Another component of the cryosphere is permafrost (i.e., permanently frozen ground), which is soil, sediment, or rock that remains at or below 0° C for at least two years. Permafrost is mostly confined to the Northern Hemisphere, where it covers approximately 25% of the hemisphere’s land surface. That means 22.79 million km-2 in the Northern Hemisphere is permafrost. The figures below show the change in permafrost temperature, the locations of permafrost, and Earth climate types.
Q7: Under what climate types do you typically find continuous permafrost? If you do not have access to Google Earth, then view the map of climate types here.
Q8: How and why has permafrost changed over the past several decades?
The loss of permafrost is one of the primary changes occurring in the tundra biome. The figure and table below show observed geographical shifts in tundra and other biomes during the 20th century.
Q9: What has been the most common biome shift resulting from a changing climate?
Q10: Where (e.g., latitudinal zone, climate type, etc.) and why have these shifts occurred?
Just as the melting of snow and ice on Earth’s surface leads to the ice-albedo feedback, the melting of permafrost also leads to positive feedback loops as discussed in the video below.
Q11: How can the melting of permafrost affect the atmosphere and the greenhouse effect?
Section 6: Glaciers
Fallen snow that compresses over the course of many years produces glaciers. Therefore, glaciers are small versions of ice sheets. There are roughly 170,000 glaciers scattered across Earth (see below).
Q12: If all the glaciers on Earth were to melt, by how much would the global mean sea level increase?
Changes in glacier length and mass over time are shown in the images below. Keep in mind that the loss of one gigaton (Gt) of ice, which is equivalent to a 1 km3 cube of liquid water, would raise the global mean sea level by just 2.78 µm. The ocean has a huge volume of water.
Q14: Approximately how much glacier ice was lost from 1961 to 2010 and by how much did global mean sea level rise as a result of this?
Let’s focus on the Muir Glacier, one of the roughly 170,000 glaciers worldwide. This glacier is in southeastern Alaska and it used to be labeled a tidewater glacier (i.e., a glacier that terminates in the ocean), but it has retreated so much that it is now classified as a valley glacier (i.e., a mountainous glacier) whose flow is confined by valley walls). Click on thumbnail on the left below to view the Muir Glacier in Google Earth and click on the thumbnail on the right below to see how Muir Glacier changed from 1941 to 2014.
Section 7: Ice Sheets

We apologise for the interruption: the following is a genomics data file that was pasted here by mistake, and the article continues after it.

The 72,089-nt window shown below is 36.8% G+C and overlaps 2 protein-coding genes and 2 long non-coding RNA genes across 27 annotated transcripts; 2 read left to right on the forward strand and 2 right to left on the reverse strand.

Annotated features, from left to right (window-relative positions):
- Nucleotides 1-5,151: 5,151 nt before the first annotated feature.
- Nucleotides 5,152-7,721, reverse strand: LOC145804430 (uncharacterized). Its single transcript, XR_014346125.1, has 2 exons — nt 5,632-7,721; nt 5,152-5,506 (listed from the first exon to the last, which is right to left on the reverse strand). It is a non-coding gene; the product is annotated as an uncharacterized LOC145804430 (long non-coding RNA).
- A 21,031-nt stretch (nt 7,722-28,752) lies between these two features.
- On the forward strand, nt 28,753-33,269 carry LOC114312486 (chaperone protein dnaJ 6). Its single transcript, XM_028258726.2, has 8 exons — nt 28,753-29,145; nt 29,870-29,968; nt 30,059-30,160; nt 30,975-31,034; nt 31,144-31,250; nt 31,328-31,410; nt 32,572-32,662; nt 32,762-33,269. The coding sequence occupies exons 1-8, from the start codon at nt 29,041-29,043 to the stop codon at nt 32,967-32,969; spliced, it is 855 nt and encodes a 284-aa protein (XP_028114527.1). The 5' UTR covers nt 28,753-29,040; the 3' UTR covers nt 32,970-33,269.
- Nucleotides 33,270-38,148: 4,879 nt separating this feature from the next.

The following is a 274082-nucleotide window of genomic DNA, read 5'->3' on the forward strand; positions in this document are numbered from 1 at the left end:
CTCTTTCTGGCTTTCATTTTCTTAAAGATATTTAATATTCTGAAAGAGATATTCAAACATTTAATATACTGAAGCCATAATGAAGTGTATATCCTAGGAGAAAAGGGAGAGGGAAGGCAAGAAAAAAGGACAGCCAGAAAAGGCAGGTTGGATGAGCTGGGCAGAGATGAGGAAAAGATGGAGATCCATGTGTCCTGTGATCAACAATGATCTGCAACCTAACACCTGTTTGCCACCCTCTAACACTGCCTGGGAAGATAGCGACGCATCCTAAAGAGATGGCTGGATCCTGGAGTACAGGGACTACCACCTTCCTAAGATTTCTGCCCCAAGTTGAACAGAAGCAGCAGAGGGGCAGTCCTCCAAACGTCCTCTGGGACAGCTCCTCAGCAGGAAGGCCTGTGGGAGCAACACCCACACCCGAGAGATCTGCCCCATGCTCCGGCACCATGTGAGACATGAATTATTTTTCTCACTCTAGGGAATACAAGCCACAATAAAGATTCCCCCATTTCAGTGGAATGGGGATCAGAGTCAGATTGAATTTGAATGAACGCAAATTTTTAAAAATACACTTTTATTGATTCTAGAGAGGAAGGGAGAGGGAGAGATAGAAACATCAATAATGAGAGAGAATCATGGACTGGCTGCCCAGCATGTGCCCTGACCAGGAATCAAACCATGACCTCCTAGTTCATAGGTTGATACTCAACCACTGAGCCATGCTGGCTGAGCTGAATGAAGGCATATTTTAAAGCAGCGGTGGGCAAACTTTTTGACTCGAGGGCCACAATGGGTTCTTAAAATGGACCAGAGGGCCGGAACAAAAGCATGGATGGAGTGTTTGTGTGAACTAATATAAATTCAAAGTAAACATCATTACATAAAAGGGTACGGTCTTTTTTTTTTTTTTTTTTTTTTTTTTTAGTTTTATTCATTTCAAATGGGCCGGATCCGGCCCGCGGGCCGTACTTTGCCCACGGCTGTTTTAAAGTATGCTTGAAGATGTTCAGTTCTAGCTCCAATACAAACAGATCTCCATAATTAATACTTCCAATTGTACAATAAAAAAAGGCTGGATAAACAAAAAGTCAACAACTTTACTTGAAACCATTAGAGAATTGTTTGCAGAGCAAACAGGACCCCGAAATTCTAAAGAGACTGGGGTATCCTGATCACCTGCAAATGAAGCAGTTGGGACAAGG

An ice sheet is a mass of glacial land ice extending more than 50,000 square kilometers, and the two ice sheets on Earth today cover most of Greenland and Antarctica. While both ice sheets are huge and have portions that are more than 3 km thick, the Antarctic ice sheet has approximately eight times as much ice as the Greenland ice sheet. In Lab 6, you encountered the Vostok ice core, which is under the Antarctic ice sheet, and you discovered that during the LGM ice sheets in the Northern Hemisphere also covered much of North America and Scandinavia.
Q16: Which ice sheet do you think lost more ice due to recent global warming? Why?
Since 2003, researchers have been able to accurately estimate changes in the thicknesses of ice sheets by using data from the GRACE (Gravity Recovery and Climate Experiment) satellites. The figure below shows changes in the Greenland and Antarctic sheets from 2003 to 2012.
Q17: How did the Greenland ice sheet change from 2003-2012?
Q18: How did the East Antarctic ice sheet change from 2003-2012?
Q19: How did the West Antarctic ice sheet change from 2003-2012?
Q20: What other factors – besides atmospheric warming – could have caused the West Antarctic ice sheet to change the way it did? Feel free to search the internet.
Section 8: Sea Level Rise
The two main causes of sea-level rise attributed to global warming are (1) the thermal expansion of ocean water; and (2) input of fresh water from the melting cryosphere. Sea-level rise due the thermal expansion of water is of the oceans is known as thermosteric component. Sea-level data prior to the 1990s relied almost entirely on measurements made at tide gauges, which have changed greatly in numbers over the years and are located mostly along coastlines. Beginning in August 1992 with the launch of the TOPEX/Poseidon satellite, altimetric measurements of practically the entire ice-free ocean were available; this satellite stopped making measurements in 2006. The Jason-I satellite began making measurements in 2001.
Q21: Between thermal expansion and the input of freshwater (i.e., the melting of ice), what was the larger contributor to sea-level rise from 1993-2015? You might want to use a calculator for this.
Q22: Between thermal expansion and the input of freshwater (i.e., the melting of ice), what was the larger contributor to sea-level rise from 2006-2015? You might want to use a calculator for this.
Section 9: Summary
What you just explored were changes to the cryosphere caused primarily by an imbalance in Earth’s energy budget that has existed for several decades. This imbalance has led to increased energy going into the oceans, atmosphere, and land. A summary of changes to the cryosphere is shown below.
Q23: What three aspects of the cryosphere — as shown in the figure above — were not examined in this lab?
Changes to the cryosphere can be combined with changes to the atmosphere and hydrosphere to obtain a comprehensive picture (see below) of changes to the climate systems caused by the imbalance in Earth’s energy budget.
Q24: What has increased due to the energy imbalance?
Q25: What has decreased due to the energy imbalance?
Before the next lab, write for yourself a one-sentence response to each of the following big questions of this lab.
How are changes to cryosphere evidence for global warming over the past several decades?
What are the causes of the rise in global sea level over recent decades and how will continued warming of the Arctic region affect global sea level?